Product Review: Veeam Availability Suite is a Solid, Cloud-Ready Backup Solution
Veeam has gained a lot of traction with the Veeam Availability Suite (VAS) backup software, becoming one of the first companies to fully support virtualization software giants VMware and Microsoft.
In addition to supporting basic operating systems such as Windows Server and Linux, VAS 8 allows administrators to back up all virtual machines on a hypervisor such as vSphere 6 or Hyper-V, avoiding the parallel processes of backing up each individual VM separately. VAS also supports a variety of specialized server software applications such as Oracle, SQL Server, Exchange and Active Directory, as well as specific storage hardware features from vendors such as EMC, NetApp and HP.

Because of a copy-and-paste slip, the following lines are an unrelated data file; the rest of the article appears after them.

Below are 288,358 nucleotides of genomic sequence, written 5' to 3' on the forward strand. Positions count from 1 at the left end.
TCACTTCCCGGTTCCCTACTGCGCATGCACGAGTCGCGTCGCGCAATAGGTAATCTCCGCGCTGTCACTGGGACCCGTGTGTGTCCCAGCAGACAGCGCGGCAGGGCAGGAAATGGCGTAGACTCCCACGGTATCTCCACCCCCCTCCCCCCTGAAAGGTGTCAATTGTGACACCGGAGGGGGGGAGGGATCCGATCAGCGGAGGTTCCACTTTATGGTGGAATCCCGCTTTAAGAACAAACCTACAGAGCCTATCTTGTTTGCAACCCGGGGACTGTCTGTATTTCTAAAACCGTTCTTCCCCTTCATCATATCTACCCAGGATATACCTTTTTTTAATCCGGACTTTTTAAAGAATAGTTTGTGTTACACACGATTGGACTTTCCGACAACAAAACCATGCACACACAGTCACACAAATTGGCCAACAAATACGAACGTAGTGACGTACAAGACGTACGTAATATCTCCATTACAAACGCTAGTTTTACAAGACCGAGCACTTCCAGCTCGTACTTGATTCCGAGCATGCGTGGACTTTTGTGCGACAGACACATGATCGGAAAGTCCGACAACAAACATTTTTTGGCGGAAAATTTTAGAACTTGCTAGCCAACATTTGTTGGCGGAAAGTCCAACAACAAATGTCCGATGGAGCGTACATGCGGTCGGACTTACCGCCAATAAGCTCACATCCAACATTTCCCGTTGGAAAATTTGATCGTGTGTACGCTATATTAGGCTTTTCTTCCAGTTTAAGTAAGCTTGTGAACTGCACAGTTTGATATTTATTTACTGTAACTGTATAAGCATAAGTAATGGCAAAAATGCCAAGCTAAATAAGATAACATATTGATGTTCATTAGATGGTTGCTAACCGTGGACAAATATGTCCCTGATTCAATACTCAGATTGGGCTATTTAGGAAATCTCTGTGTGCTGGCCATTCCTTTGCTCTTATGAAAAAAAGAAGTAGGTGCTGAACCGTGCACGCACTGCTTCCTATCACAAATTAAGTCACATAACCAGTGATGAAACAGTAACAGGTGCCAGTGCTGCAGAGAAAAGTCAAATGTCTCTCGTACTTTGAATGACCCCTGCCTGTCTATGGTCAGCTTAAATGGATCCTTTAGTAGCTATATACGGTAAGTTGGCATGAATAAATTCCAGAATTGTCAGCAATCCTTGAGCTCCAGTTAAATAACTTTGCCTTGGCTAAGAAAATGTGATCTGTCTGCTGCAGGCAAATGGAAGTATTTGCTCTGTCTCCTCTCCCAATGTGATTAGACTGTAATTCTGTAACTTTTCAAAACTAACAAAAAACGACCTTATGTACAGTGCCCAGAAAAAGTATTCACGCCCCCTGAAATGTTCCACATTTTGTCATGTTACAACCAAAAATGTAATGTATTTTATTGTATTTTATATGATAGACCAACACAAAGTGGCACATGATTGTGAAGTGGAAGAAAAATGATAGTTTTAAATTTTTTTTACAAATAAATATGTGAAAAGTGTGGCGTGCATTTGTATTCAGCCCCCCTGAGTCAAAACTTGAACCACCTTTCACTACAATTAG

A full list of the features in VAS runs many pages, along with the add-ons found in the new 9.0 version — a free upgrade for anyone who purchases 8.0. Suffice to say that either version can cover an entire higher ed enterprise environment, including hypervisors, servers and applications, with features to prevent the IO storms that can result from trying to back up multiple VMs simultaneously.
The new version, 9.0, includes integration with storage arrays to leverage snapshot features, which can improve backup times by a factor of 20, as well as deeper integration with SQL Server and Oracle databases that allows restores at the transaction level, providing a previously impossible level of granularity.
The 8.0 version we tested offers a quick, easy installation and excellent management features, as well as specific support for a wide variety of large-scale storage, database and hypervisor systems. It’s easy to recommend this product for virtually any environment. Per-CPU pricing means that a single-server environment can use the same features as a large data center without exorbitant pricing for extras.
Veeam Availability Suite
Platforms: Exchange, SharePoint, SQL Server, Active Directory and more
OS: All operating systems supported by VMware and Microsoft Hyper-V
Licensing: Per CPU socket for one year